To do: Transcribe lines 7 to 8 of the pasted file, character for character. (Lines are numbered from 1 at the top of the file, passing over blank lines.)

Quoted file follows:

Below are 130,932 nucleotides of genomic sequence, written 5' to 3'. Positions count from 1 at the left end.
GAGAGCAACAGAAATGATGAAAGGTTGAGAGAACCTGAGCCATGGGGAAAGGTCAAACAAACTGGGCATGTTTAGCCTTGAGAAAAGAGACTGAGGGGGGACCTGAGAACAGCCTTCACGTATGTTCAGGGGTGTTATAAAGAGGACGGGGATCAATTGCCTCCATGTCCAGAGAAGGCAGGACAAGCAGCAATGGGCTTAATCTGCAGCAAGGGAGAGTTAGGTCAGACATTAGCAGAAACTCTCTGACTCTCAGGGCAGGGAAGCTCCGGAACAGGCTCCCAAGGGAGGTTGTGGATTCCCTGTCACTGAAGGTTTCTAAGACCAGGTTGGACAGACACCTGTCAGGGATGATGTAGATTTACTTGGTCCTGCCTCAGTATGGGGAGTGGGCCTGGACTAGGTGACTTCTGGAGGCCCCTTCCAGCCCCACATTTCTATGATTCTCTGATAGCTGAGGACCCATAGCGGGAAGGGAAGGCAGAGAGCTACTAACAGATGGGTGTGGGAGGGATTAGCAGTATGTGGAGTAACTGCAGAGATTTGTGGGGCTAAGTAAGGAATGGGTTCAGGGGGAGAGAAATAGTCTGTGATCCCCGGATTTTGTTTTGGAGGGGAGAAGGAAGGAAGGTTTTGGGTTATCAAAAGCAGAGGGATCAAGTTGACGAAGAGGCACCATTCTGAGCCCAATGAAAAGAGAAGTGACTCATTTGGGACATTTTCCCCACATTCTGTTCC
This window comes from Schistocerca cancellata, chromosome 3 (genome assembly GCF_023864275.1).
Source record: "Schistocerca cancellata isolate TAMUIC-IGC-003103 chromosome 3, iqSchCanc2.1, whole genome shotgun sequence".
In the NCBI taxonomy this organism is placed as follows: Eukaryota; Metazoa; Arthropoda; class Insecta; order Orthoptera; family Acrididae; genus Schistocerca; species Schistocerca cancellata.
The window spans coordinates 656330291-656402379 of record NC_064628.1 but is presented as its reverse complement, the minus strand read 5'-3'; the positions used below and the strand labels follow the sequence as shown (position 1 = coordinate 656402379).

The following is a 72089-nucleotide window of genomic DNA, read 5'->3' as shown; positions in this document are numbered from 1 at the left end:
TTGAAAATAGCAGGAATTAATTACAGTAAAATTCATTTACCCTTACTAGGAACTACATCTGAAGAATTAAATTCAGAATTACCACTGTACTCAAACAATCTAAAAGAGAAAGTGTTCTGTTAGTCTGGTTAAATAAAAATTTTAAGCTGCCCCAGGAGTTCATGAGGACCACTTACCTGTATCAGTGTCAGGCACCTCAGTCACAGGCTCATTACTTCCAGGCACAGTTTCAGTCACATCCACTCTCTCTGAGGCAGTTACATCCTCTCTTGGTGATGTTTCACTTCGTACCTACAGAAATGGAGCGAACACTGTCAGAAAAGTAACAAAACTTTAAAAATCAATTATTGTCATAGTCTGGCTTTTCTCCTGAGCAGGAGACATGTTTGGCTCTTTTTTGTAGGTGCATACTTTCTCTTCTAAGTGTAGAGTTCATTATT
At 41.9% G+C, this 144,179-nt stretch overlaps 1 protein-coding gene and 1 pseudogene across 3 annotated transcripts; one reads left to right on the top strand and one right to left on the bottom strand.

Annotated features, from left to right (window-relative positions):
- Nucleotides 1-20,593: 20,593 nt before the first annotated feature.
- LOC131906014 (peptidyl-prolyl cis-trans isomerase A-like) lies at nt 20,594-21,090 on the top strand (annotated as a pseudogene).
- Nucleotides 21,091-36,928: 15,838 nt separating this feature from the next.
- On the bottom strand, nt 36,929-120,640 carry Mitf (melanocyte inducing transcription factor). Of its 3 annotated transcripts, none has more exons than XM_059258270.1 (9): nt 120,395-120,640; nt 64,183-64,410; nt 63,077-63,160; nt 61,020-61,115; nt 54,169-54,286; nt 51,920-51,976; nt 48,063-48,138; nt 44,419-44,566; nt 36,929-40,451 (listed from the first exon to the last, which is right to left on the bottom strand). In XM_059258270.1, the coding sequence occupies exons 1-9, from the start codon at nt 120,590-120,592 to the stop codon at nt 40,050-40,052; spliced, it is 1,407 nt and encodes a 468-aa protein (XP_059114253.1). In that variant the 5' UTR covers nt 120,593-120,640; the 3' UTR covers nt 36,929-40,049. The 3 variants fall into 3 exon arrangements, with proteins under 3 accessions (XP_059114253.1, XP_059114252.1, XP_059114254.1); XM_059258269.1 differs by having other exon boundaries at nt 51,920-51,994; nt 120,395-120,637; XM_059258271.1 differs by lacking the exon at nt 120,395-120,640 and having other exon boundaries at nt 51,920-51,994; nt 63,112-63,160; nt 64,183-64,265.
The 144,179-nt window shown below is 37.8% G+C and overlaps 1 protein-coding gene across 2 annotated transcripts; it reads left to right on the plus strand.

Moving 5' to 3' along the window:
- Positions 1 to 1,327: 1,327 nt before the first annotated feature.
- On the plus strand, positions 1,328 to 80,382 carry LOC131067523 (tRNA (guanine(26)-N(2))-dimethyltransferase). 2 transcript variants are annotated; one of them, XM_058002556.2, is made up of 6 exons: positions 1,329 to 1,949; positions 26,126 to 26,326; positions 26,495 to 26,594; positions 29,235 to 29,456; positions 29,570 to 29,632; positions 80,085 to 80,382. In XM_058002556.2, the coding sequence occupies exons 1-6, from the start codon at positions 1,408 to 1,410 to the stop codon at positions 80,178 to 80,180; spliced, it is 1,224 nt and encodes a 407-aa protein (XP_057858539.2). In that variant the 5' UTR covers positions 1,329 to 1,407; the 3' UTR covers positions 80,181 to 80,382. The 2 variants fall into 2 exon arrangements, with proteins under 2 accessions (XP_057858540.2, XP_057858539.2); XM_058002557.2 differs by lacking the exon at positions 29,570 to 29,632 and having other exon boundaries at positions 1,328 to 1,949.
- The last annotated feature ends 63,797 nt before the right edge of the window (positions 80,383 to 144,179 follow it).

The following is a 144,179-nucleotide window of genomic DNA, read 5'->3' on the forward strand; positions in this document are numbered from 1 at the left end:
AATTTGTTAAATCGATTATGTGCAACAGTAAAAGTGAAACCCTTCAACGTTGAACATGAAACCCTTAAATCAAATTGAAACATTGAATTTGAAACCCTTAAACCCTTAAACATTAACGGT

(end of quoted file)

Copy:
The following is a 72089-nucleotide window of genomic DNA, read 5'->3' as shown; positions in this document are numbered from 1 at the left end:
TTGAAAATAGCAGGAATTAATTACAGTAAAATTCATTTACCCTTACTAGGAACTACATCTGAAGAATTAAATTCAGAATTACCACTGTACTCAAACAATCTAAAAGAGAAAGTGTTCTGTTAGTCTGGTTAAATAAAAATTTTAAGCTGCCCCAGGAGTTCATGAGGACCACTTACCTGTATCAGTGTCAGGCACCTCAGTCACAGGCTCATTACTTCCAGGCACAGTTTCAGTCACATCCACTCTCTCTGAGGCAGTTACATCCTCTCTTGGTGATGTTTCACTTCGTACCTACAGAAATGGAGCGAACACTGTCAGAAAAGTAACAAAACTTTAAAAATCAATTATTGTCATAGTCTGGCTTTTCTCCTGAGCAGGAGACATGTTTGGCTCTTTTTTGTAGGTGCATACTTTCTCTTCTAAGTGTAGAGTTCATTATT